Clive Graham PEIRSON (1938 - 2019)
Professor of Accounting and Finance (1978 - 2001)
It is perhaps not surprising that Emeritus Professor Graham Peirson, who died on January 17 2019 aged 80, had such a long and distinguished career in the field of accounting and finance; it was in his blood.
His great-uncle, Edward Peirson, sat on the first council of the Royal Institute of Chartered Accountants in England in 1880, and was a prominent citizen who was highly regarded in his community.
He headed the busy firm Peirson and Sons based in the Midlands and was also the Official Receiver in Bankruptcy.
Graham brought the family name across the waters, where he played a mighty role in pursuing economics and social advancement in his adopted country. His impact on the discipline has been just as profound.
Graham was one of the most notable accounting academics in Australia, well-known for his textbooks which were widely used in both universities and colleges.
Arguably, his most significant legacy was his outstanding contribution to accounting standard setting and regulation through scholarship, and his extensive involvement with both with the Public Sector Accounting Standards Board and the Australian Accounting Standards Board (AASB).
He penned the Peirson Report, commissioned by the Australian Accounting Research Foundation and released in 1990, in which he made recommendations for revamping standard-setting arrangements in Australia.
In a similar vein to that of his civic-minded great-uncle, he called for the establishment of an accounting standard-setting board which was independent of interest groups such as the accountancy profession, business, and government, allowing a wider section of the community to be involved directly in the standard-setting process.
Whilst the Peirson Report was not without criticism, many of its recommendations remained the framework for Australian institutional arrangements for years afterwards.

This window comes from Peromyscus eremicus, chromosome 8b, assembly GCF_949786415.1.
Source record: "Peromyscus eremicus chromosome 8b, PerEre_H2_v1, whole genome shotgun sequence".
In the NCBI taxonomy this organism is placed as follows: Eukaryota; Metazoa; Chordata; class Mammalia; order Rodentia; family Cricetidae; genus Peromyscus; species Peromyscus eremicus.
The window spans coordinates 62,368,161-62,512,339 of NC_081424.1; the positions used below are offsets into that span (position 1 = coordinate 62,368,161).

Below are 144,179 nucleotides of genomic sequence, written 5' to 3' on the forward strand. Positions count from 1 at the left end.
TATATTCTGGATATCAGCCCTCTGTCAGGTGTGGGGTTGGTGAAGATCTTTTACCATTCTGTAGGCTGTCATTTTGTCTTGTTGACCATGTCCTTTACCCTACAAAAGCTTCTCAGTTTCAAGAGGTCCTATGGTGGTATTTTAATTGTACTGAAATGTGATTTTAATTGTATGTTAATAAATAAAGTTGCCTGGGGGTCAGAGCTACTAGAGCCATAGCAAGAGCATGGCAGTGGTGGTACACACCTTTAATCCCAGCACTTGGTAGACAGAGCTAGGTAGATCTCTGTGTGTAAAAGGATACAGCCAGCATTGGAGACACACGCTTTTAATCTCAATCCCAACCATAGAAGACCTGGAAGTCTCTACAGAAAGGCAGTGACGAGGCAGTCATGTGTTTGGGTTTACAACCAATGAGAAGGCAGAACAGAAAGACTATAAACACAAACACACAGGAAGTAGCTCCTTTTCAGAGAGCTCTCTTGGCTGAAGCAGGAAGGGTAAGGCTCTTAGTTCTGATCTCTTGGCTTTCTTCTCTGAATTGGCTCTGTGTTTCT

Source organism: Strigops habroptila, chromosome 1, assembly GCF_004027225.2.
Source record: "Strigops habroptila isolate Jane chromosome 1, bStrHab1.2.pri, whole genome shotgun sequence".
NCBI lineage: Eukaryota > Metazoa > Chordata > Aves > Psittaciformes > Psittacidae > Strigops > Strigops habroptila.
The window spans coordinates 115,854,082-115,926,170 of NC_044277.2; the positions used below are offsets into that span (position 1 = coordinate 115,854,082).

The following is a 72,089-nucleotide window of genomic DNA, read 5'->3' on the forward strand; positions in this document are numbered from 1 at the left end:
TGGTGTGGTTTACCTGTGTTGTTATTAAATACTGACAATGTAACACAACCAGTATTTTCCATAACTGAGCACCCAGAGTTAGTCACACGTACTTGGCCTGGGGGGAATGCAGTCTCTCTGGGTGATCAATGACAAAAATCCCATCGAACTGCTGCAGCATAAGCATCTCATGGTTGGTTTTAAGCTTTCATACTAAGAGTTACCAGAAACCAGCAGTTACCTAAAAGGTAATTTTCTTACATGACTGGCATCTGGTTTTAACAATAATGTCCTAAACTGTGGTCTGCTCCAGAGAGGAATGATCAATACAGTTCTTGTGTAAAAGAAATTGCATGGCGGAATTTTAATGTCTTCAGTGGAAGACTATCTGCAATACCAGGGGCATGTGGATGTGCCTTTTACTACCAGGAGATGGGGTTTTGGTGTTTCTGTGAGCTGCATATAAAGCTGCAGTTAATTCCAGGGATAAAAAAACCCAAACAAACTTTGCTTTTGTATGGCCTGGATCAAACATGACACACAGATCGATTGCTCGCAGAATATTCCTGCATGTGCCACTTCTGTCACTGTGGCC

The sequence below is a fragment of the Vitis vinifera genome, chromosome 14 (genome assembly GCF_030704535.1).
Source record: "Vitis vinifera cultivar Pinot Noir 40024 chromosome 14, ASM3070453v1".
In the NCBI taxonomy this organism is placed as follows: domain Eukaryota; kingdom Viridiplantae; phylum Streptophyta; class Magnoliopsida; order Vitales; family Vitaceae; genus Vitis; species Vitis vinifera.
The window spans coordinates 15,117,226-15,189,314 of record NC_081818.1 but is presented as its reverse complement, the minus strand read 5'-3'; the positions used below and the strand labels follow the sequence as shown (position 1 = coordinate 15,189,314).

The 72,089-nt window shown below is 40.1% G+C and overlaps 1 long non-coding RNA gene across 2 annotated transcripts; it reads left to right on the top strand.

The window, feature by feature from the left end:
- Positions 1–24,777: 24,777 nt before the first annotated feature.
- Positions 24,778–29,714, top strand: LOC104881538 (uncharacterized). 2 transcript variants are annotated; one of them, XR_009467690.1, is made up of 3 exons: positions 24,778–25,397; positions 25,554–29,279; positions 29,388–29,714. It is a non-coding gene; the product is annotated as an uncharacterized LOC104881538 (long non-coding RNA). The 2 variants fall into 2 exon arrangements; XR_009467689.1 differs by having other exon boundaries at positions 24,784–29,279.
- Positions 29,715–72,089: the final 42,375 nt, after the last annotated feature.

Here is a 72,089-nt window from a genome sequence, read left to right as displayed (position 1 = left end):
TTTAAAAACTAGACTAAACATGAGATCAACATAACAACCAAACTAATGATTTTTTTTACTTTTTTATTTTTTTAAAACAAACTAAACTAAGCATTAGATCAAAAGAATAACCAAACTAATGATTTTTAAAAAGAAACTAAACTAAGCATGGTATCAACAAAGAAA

Graham came to Monash as a lecturer in 1963. He had a “solid rather than brilliant” undergraduate record, earning a second class honours degree in economics from the University of Adelaide, followed by a M.Ec in which he studied public investment in Australia, where it was noted that he did a “particularly good job” in analysing government accounts.
He was considered a “quiet and unassuming fellow” by his colleagues, renowned for the quality of his lectures which were always thoroughly prepared, as well as his ability to communicate with his students.
His teaching and research commitments were evenly divided between financial accounting and business finance, with the majority of his research work primarily devoted to the preparation of his books.
Graham’s slow-burning academic career quickly gained momentum; he became a senior lecturer in 1967, Associate Professor in 1974 and was appointed Chair of Accounting and Finance in 1978. In the latter part of his 40-year career with Monash he headed the then Department of Accounting and Finance and was Director of the Department’s Centre for Research in Accounting and Finance.
During this time, he showed outstanding leadership in navigating the department through choppy waters caused by the challenging aftermath of the Dawkins reforms. He remained “absolutely dogmatic” about the need to maintain academic standards, setting lofty ones for his own staff and students.